Everywhere was gauzy.
Up the street, down the street--ethereal
It seems that otherworldly dancers passed through, too, leaving behind their handkerchiefs, as they often do, on lawns, beside paths, and in the woods:
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After I finished re-reading The Story of the Stone by Hughart, I continued on with Eight Skilled Gentlemen (also a re-read). Both books are considerably weaker than Bridge of Birds, but they're both still amusing and full of interesting little details.
Most of the other things I've read this week have been online articles that are research for the same project that got me re-reading Master Li and Number Ten Ox.After several days of that (and writing, and work being chaotic and stressful), I wanted something pleasant and easy. So I spent some time on Big South American River, looking up favorite children's authors. I discovered that not only has someone put a number of my favorite Sally Watson historicals into e-books, they also included Poor Felicity (although the author herself seems to have re-named it The Delicate Pioneer, which strikes me as a really "dead" title). I first read this at a Girl Scout summer camp, where I was a pudgy bespectacled weirdo bookworm who hated sports but was totally unafraid of snakes and bugs, and I haven't seen it since.
Felicity Dare is a sickly, rather spoiled 19th-century Southern (U.S.) girl whose parents lose all their money in bad investments and decide to go out west to settle in Oregon/Washington territory. Both parents die along the way, leaving orphaned Felicity to her good-natured but hapless uncle. They end up in what eventually becomes Seattle, where Felicity gradually becomes healthier because of being out in nature (shades of The Secret Garden!), makes friends with kids who would definitely have been considered below her social class back East (include some Native Americans), and learns to forage, cook, and shoot a rifle. There's also an ongoing feud with a rough-hewn boy who despises her for most of the book. In the end, when her snooty cousins show up at last (they went by ship instead of overland), she has to confront their faulty assumptions and her own grudges.
It's fun, slight but with lots of interesting details, and an easy, fast read (aimed at about 10-13 year-old readers).
Rato Kim is a toy artist from Seoul, South Korea who makes mainly cat themed toys. One of his latest creations is this BreadCat toy. He planned this item for a long time and was inspired by the image of cats sitting with their paws hidden so he created a cute toy of that shape. Rato Kim said: 'The most difficult thing ctreating this Breadcat was to decide what facial expression they'll have. Cats have various expressions so I chose to show few of them on Breadcats and not to go with only one face".
The mail brought an Amazon package containing an item I only recently added to my wishlist (because it’s only just been published), Shushan Avagyan’s translation of Viktor Shklovsky’s Гамбургский счет, The Hamburg Score (with a very touching note from the generous reader who ordered it for me — thanks from the bottom of my heart, Clay). I have been unreasonably fond of Shklovsky’s writing ever since I read A Sentimental Journey, his memoir of “the travels of a bewildered intellectual through Russia, Persia, the Ukraine, and the Caucasus during the period of the Russian Revolution,” to quote the Dalkey Archive description (Dalkey Archive Press has been issuing all of Shklovsky’s work as fast as they can get it translated, just one of the outstanding services they provide the world of literature — go buy books from them!). I don’t know what it is; those quirky sentences arranged into tiny paragraphs that constantly leap in unexpected directions are like catnip to me. I don’t even care if he’s right or wrong (and I’m quite sure he’s wrong about Velimir Khlebnikov being “the champion” of early-20th-century Russian literature — the Formalist critics had a passion for the Futurist poets in general and Khlebnikov in particular that mystifies me), I could listen to him deliver obiter dicta and crack obscure jokes for hours.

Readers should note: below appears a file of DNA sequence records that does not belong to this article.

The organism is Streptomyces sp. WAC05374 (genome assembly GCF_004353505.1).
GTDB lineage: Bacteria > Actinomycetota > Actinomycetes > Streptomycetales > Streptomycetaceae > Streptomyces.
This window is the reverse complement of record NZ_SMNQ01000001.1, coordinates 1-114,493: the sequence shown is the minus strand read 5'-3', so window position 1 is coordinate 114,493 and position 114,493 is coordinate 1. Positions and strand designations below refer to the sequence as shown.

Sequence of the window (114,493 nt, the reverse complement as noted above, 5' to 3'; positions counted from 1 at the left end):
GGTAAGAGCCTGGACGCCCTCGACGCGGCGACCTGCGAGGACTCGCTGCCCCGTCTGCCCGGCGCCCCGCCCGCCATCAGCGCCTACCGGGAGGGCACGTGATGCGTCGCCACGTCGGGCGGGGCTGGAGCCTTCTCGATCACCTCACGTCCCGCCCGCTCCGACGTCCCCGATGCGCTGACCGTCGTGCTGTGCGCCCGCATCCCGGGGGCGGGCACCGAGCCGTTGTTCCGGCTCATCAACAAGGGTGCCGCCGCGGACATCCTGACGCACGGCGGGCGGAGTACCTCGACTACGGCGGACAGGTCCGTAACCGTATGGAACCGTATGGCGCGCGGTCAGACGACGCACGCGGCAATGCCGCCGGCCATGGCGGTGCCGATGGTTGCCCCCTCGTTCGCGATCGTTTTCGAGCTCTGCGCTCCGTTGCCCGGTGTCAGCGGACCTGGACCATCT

I haven’t had time to do more than glance at this beautiful, compact paperback yet (work! work!), but I’ve already learned something. I ran across the expression «гамбургский счёт» [Hamburg calculation/reckoning/score] years ago, learned that it meant ‘objective measurement of who’s better than who,’ and assumed it had been around since, say, the early 19th century (when Russians habitually went to Germany for education and culture). But it turns out Shklovsky was the one who publicized it, after hearing an anecdote at the Herzen House restaurant in Moscow (and got in trouble for it after World War II, when he was accused of unpatriotic leanings for favoring a German city); his preface to this book begins:
The Hamburg score is a very important concept.
All wrestlers cheat in matches and fall on their shoulder blades at the behest of the entrepreneurs.
But once a year wrestlers gather at a pub in Hamburg.
They wrestle behind closed doors and curtained windows.
It is a long, hard, and ugly fight. But this is the only way to determine their true worth — to prevent them from getting corrupted.
We need a Hamburg score in literature.
As I say, he calls Khlebnikov the champion, but I say Shklovsky is the champion of Formalist critics and Dalkey Archive Press is the champion of literary publishers.
Please join me in meeting and greeting our newest Star Kit, Sookie. She is 4 weeks old from Louisiana.
Hey y’all. Just got Sookie from our local non kill shelter. She stole my heart at first glance! She is so sweet and a purring machine!! She loves her pink blanket and takes biscuits and tries to nurse on it. She’s a beautiful ball of fur and I can’t wait to make many memories with her.